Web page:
Arguably, the challenge of misaligned incentives is most starkly manifested in the case of law enforcement. Here, the chasm between the government and the citizens widens the most. The police department often ranks as the most corrupt government authority and episodes of injustices at the hands of law enforcers are aplenty, as trust in the police wanes. In this regard, Rasool proudly listed some of the PITB’s accomplishments during the talk:
- Compilation of a Human Resources (HR) database of roughly 158,000 employees of the provincial police force
This has enabled decision makers to identify fake employees. Rasool informed the audience that this exercise also revealed a paucity of officials in the investigations department, where more officials have since been recruited. This HR database is also being used to track transfers of police officials. Due to the intense politicization, field police officers often only last a few months in a particular posting.
- Exercise to maintain digital records of citizens’ fingerprints
This was undertaken in the wake of controversies regarding elections in Pakistan but will have far-reaching implications for the efficacy of the security apparatus.
- Compilation of a digitized database of the First Investigation Reports (FIRs) of all crimes for the provincial capital, Lahore
This initiative, executed by handing smartphones to field officers who report details from crime scenes, lays the ground for analyzing crime trends in the city and tailoring policing strategies accordingly.
- The entire lifecycle of FIRs, as they move from police stations to the courts, is now being monitored digitally
This has the potential to expose where the bottlenecks are in Pakistan’s labyrinthine criminal justice system. It is part of a broader effort to streamline the criminal justice system. As part of this work, another initiative has been taken to send court notices by SMS, thus eliminating the job of the servers who customarily took bribes before sending out court notices.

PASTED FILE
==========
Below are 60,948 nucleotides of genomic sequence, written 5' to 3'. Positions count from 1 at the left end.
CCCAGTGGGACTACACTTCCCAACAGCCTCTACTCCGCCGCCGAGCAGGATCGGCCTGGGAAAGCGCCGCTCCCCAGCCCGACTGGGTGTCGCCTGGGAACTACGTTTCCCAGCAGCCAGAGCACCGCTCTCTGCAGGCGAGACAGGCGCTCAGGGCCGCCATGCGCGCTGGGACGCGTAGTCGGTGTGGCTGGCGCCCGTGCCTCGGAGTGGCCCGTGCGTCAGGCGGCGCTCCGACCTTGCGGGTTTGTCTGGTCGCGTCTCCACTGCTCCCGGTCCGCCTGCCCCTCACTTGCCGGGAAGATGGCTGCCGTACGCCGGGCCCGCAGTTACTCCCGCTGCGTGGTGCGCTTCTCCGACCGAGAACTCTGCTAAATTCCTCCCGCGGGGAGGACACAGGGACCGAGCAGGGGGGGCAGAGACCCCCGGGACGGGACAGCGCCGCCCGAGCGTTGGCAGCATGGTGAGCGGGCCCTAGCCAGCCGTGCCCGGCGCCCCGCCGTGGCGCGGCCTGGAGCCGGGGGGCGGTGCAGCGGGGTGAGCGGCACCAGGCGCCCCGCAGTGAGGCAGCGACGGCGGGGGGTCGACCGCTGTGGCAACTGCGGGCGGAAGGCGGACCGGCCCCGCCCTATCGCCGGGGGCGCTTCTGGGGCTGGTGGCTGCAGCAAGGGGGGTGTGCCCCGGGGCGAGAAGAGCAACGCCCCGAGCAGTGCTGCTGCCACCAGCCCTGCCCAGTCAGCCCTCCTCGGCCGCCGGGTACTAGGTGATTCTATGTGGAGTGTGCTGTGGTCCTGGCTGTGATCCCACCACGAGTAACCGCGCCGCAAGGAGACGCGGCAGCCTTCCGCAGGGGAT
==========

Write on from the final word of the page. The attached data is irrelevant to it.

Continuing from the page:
Beyond crime and policing, Rasool also went on to describe some of PITB’s accomplishments in conjunction to other government departments during that talk. For instance, PITB has created a Smart Monitoring of Schools database that monitors school attendance across the province. Other future undertakings could be to digitize wholesale fruit and vegetable markets in the province, “enabling regulators and other policymakers to get a sense of food demand and supply.”
Many of PITB’s initiatives seem path breaking. Question marks remain, however, over their sustainability. Even though the current efforts have powerful political backers, they are inherently top down in approach. Rasool admitted likewise, when a member of the audience asked about the future of these reforms in case incumbency changes hands after the next election. More efforts, therefore, have to be made to institutionalize these changes so that they can be sustained and scaled up across Pakistan.
Below, an image of Pakistani police officers receiving training to use the Punjab Automated Fingerprint Identification System. Photo courtesy of Burhan Rasool.
PHOTO CREDIT: Department for International Development/Russell Watkins from Flickr Creative Commons licensed under CC BY 2.0